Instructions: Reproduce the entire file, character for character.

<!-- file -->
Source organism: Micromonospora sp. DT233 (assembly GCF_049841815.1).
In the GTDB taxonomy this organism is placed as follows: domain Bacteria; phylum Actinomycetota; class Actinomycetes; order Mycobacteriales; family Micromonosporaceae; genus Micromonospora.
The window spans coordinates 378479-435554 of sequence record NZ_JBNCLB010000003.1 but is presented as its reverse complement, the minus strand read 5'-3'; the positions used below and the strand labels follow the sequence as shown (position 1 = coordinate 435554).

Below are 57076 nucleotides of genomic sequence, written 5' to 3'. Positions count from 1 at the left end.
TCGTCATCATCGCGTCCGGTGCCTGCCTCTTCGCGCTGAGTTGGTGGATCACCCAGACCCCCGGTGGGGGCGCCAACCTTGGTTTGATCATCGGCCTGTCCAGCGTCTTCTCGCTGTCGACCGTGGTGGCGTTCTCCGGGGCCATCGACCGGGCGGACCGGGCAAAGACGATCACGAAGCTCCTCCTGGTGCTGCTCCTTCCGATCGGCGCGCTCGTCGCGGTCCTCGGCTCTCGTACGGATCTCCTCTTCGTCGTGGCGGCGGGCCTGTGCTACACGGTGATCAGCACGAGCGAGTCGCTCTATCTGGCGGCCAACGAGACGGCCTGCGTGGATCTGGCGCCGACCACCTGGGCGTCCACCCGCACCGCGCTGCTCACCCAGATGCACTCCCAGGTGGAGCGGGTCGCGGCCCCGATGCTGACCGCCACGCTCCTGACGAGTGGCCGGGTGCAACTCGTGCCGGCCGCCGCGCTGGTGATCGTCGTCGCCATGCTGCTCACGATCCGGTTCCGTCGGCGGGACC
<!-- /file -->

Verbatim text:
Source organism: Micromonospora sp. DT233 (assembly GCF_049841815.1).
In the GTDB taxonomy this organism is placed as follows: domain Bacteria; phylum Actinomycetota; class Actinomycetes; order Mycobacteriales; family Micromonosporaceae; genus Micromonospora.
The window spans coordinates 378479-435554 of sequence record NZ_JBNCLB010000003.1 but is presented as its reverse complement, the minus strand read 5'-3'; the positions used below and the strand labels follow the sequence as shown (position 1 = coordinate 435554).

Below are 57076 nucleotides of genomic sequence, written 5' to 3'. Positions count from 1 at the left end.
TCGTCATCATCGCGTCCGGTGCCTGCCTCTTCGCGCTGAGTTGGTGGATCACCCAGACCCCCGGTGGGGGCGCCAACCTTGGTTTGATCATCGGCCTGTCCAGCGTCTTCTCGCTGTCGACCGTGGTGGCGTTCTCCGGGGCCATCGACCGGGCGGACCGGGCAAAGACGATCACGAAGCTCCTCCTGGTGCTGCTCCTTCCGATCGGCGCGCTCGTCGCGGTCCTCGGCTCTCGTACGGATCTCCTCTTCGTCGTGGCGGCGGGCCTGTGCTACACGGTGATCAGCACGAGCGAGTCGCTCTATCTGGCGGCCAACGAGACGGCCTGCGTGGATCTGGCGCCGACCACCTGGGCGTCCACCCGCACCGCGCTGCTCACCCAGATGCACTCCCAGGTGGAGCGGGTCGCGGCCCCGATGCTGACCGCCACGCTCCTGACGAGTGGCCGGGTGCAACTCGTGCCGGCCGCCGCGCTGGTGATCGTCGTCGCCATGCTGCTCACGATCCGGTTCCGTCGGCGGGACC